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Ann Angel and Her Reading Team
January 2020

Rais­ing Star Read­ers rel­ish­es this chance to catch up with Ann Angel and her multi­gen­er­a­tional Read­ing Team. For this entry, Ann was espe­cial­ly focused on how the words and visu­al art in pic­ture books lead kids to think and to dream. Here’s how Ann describes it:

Long before I had kids and grand­kids, I thought I’d grow up to be a visu­al artist. And, although my art turned to writ­ing, I always, always, ALWAYS loved to share word play and the details of bril­liant illus­tra­tion in pic­ture books with my chil­dren. Now that they’re grown with chil­dren of their own, I catch them perus­ing illus­tra­tions with their kids to find hid­den, sil­ly, or tiny images that tell a sto­ry with­in a sto­ry. These illus­tra­tions help all of us see how artists draw that sto­ry and move it from the words on the page to art that cre­ates sub-plot and deep­er mean­ings. With­out a doubt, the dis­cov­ery helps us to think more deeply about themes, and to dream about the details of our lives.

Many pic­ture books use nuanced art so kids think about sto­ries in ways that lead them to dis­cov­er tech­niques to nego­ti­ate life and to dream about the mag­ic and, some­times, the silli­ness of the world.

Wild Wild Sunflower Child AnnaI was remind­ed of that mag­ic recent­ly when I came across a dusty copy of Wild Wild Sun­flower Child Anna by Nan­cy White Carl­strom (author) and Jer­ry Pinkney (illus­tra­tor).

When my daugh­ter Ste­vi saw the cov­er she com­ment­ed, “I loved that book. It was one of my favorites.” In part, I think she loved the book because she looked a bit like Anna, but most­ly, I think she fell into the botan­i­cal illus­tra­tions and the mag­ic of nature. After all, this was the daugh­ter who tried to keep pet worms in a plas­tic cup in her bed­room. She was also known in our fam­i­ly for play­ing with, and even kiss­ing, frogs and toads while danc­ing through gar­dens and fields.

Wild Wild Sunflower Child Anna illustration

illus­tra­tion copy­right Jer­ry Pinkney from WIld Wild Sun­flower Child Anna, Simon & Schus­ter, 1987, writ­ten by Nan­cy White Carl­strom

That favorite book dis­cov­ery led to an after­noon with both daugh­ters and grand­kids. Daugh­ter Aman­da, a fifth grade teacher with a love of books (and a tal­ent for writ­ing and art her­self), delight­ed in explor­ing illus­tra­tions with nephew Ted­dy and her son and daugh­ter Andrew and Emma.

Ann Angel's family

Ted­dy, Andrew, Aman­da, Emma

Laundry DayAfter read­ing Anna’s gar­den tale, Aman­da pulled out Laun­dry Day, a book by writer/illustrator Jes­sixa Bagley.

(Of course, I joined in the fun with Laun­dry Day, which is our newest favorite.)

In this book, two bored bad­gers, Tic and Tac, help their moth­er hang laun­dry on a line to dry. They turn this into a game to hang the sil­li­est things. I won’t give all the items away but they include a broom, a comb, a pail of water, even a mouse sit­ting in a soup ladle. The images led the grand­kids to iden­ti­fy items they rec­og­nized and to learn about how some items might have been used by their par­ents and grand­par­ents when they were kids.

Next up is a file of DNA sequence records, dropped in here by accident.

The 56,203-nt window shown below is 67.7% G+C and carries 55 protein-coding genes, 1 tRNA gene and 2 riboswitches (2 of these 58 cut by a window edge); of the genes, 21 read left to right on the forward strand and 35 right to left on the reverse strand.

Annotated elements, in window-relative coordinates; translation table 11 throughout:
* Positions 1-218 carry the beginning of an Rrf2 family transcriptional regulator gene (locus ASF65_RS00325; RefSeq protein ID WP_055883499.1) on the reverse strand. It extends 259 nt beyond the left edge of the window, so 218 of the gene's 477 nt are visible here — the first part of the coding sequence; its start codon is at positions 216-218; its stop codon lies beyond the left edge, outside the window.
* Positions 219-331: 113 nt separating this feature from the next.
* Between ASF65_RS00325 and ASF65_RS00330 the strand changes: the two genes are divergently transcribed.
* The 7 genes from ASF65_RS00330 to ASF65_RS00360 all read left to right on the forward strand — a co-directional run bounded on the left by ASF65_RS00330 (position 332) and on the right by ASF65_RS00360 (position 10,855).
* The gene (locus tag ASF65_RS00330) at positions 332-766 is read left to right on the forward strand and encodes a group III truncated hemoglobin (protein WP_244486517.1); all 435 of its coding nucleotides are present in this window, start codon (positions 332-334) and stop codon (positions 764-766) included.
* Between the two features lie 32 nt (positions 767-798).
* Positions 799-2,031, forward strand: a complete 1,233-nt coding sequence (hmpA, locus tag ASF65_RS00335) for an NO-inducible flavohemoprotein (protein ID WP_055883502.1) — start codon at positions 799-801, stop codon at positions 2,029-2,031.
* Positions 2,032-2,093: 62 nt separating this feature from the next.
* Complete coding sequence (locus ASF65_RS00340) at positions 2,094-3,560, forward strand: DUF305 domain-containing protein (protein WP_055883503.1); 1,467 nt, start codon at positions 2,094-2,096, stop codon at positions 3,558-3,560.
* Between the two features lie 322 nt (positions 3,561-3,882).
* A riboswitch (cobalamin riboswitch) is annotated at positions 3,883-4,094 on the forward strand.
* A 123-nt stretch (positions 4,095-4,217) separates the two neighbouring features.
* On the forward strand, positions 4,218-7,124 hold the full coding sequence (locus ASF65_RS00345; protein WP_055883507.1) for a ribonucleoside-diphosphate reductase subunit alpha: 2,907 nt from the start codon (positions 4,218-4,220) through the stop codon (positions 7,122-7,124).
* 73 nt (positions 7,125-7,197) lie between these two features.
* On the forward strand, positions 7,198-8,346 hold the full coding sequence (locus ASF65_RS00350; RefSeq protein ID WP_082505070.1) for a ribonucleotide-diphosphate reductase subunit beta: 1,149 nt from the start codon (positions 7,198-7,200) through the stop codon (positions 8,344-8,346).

Laundry Day illustration

illus­tra­tion copy­right Jes­sixa Bagley, from Laun­dry Day, Roar­ing Brook Press, 2017

Vincent Comes HomeAman­da end­ed up read­ing an entire stack of favorites while grand­kids explored the pic­tures. Jessixa’s detailed art was def­i­nite­ly a top new choice.

In one case, because Vin­cent the cat who lives on a car­go ship looks like our grand-cat Finnegan, Aman­da end­ed up pour­ing over details of ships, ports, and cities with Vin­cent Comes Home, co-cre­at­ed by Jes­sixa Bagley and Aaron Bagley.

Wherever You GoAnoth­er favorite is Wher­ev­er You Go, writ­ten by Pat Ziet­low Miller and illus­trat­ed by Eliza Wheel­er.

This delight­ful pic­ture book takes read­ers on a bicy­cle jour­ney with a rab­bit and his com­pan­ion owl through tun­nels, across bridges, into forests, and cities, and dis­tant lands. We learn that we can always return home again. By the way, this book makes a delight­ful high school grad­u­a­tion gift ─ I gave it to my old­est grand­daugh­ter, Beth, who’s study­ing lib­er­al arts in Wash­ing­ton State. (She’s not pic­tured because she’s savor­ing a mel­low Wash­ing­ton cli­mate while we’re sur­viv­ing the cold Mid­west­ern win­ter.)

Ann Angel's family

You can’t keep Ann away from books and her read­ing bud­dies!

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Bookol­o­gy is always look­ing for new Read­ing Teams to help us cel­e­brate the joys of read­ing aloud togeth­er. Con­tact Lisa Bullard for fur­ther infor­ma­tion if you’re inter­est­ed in par­tic­i­pat­ing.

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